Joint surgery may shoot up sugar level in diabetics
New York: People with diabetes who undergo joint replacement surgery are at higher risk of experiencing elevated blood sugar levels after the operation, increasing their chances of developing infections and other complications, a new study suggested.
Patients with insulin-dependent diabetes were more than five times as likely as those without the condition to develop hyperglycemia, or high blood sugar, after surgery, said researchers, including Bradford Waddell from the Hospital for Special Surgery (HSS) in the US.
“If your patient comes in with diabetes and is dependent on insulin, you need to be more cognizant of controlling their blood sugar in the perioperative period because they’re at higher risk,” said Waddell.
For the study, presented at the 2019 annual meeting of the American Academy of Orthopaedic Surgeons, the team reviewed medical charts of 773 men and women who had undergone total hip or knee replacement surgeries between 2011 and 2016.
Of those, 437 had insulin-dependent diabetes, while 336 had not the condition. It included patients with a diagnosis of diabetes whose blood sugar was being controlled using the hormone insulin and compared them with diabetics who did not require insulin.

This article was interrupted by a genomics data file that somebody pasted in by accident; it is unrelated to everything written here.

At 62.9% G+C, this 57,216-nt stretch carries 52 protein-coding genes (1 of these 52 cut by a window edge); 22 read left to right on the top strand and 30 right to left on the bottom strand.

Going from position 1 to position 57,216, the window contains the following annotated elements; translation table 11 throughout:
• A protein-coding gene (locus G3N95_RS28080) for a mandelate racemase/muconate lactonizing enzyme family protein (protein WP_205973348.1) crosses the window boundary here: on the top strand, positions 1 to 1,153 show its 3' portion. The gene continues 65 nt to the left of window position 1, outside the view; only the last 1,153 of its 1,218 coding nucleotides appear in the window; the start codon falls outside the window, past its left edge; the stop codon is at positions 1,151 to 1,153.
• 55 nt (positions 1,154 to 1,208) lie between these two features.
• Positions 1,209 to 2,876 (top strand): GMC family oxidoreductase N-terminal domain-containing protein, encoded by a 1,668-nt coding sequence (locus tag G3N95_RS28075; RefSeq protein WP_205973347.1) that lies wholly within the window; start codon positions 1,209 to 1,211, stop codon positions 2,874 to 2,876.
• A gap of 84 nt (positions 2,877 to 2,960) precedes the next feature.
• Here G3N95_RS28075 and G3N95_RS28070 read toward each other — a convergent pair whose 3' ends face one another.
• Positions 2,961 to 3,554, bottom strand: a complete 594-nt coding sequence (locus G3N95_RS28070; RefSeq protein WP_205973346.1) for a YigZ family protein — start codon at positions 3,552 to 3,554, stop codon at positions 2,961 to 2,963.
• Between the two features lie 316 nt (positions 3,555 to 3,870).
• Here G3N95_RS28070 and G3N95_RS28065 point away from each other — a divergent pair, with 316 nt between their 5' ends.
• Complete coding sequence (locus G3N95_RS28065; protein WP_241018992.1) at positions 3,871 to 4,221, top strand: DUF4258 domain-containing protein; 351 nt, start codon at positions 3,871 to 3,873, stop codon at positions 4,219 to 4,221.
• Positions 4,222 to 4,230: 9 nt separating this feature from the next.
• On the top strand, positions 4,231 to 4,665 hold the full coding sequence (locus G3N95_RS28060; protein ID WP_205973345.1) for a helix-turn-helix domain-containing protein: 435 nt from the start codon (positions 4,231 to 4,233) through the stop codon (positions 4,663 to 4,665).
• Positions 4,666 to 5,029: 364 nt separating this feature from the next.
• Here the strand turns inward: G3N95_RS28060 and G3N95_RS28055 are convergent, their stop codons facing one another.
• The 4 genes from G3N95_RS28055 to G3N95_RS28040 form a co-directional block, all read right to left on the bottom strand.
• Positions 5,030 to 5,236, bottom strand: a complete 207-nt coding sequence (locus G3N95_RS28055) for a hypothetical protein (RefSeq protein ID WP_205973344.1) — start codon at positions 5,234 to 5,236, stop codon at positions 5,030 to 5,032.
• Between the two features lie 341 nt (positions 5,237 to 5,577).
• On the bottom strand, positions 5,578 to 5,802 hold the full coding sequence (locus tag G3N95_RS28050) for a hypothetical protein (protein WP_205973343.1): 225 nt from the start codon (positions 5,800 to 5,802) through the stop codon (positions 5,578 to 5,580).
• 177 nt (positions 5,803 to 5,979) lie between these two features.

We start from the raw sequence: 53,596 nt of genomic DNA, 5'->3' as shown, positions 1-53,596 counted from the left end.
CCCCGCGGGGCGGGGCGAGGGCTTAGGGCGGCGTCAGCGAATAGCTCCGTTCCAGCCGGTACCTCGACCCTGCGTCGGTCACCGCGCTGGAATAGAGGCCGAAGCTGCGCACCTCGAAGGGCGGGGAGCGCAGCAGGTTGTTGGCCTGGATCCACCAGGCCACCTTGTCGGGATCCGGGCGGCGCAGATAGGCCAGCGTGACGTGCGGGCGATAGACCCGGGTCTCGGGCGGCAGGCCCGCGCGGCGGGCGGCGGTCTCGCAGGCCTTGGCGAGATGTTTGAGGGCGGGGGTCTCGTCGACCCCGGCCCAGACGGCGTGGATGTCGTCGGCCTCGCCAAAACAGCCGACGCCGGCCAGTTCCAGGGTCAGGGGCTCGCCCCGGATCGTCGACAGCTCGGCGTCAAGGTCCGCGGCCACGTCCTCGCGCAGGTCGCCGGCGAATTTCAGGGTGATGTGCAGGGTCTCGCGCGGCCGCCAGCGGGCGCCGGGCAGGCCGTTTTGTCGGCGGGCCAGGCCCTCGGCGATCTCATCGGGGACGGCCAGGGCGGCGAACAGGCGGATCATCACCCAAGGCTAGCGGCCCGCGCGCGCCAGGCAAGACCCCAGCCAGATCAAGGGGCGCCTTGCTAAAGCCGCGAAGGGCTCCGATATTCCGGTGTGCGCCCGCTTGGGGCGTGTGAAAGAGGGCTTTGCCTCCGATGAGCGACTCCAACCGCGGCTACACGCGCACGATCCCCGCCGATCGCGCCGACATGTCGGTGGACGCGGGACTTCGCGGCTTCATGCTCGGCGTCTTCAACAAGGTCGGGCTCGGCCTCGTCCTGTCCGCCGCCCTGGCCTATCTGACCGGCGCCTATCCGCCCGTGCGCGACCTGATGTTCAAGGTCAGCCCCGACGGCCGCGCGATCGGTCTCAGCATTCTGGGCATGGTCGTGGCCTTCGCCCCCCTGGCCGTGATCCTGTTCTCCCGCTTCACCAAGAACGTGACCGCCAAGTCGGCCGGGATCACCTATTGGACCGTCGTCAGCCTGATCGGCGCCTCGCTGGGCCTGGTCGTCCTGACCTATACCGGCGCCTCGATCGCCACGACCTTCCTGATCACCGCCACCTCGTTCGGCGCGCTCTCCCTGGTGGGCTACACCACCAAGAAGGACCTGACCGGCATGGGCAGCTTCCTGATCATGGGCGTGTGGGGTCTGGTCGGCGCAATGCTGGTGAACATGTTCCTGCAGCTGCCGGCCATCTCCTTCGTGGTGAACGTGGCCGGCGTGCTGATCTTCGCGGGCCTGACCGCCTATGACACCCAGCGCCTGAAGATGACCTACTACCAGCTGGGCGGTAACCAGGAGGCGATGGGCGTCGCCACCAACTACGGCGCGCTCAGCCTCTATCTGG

Patients requiring insulin can be considered to have more severe diabetes and have a greater chance of experiencing elevated blood glucose in the perioperative period, Waddell said.
Patients with higher blood glucose over the previous three months — as measured by Hemoglobin A1c — were more likely to experience post-operative hyperglycemia regardless of which group they were in.
Hemoglobin A1c above 6.59 for people with insulin-dependent diabetes and 6.6 without the condition was associated with an elevated risk for post-operative hyperglycemia.
However, despite the increased risk for elevation in blood sugar after surgery, the incidence of post-operative joint infections did not differ between the two groups of patients. The author also noted that a limitation of the study was that it was underpowered to detect the risk of infection.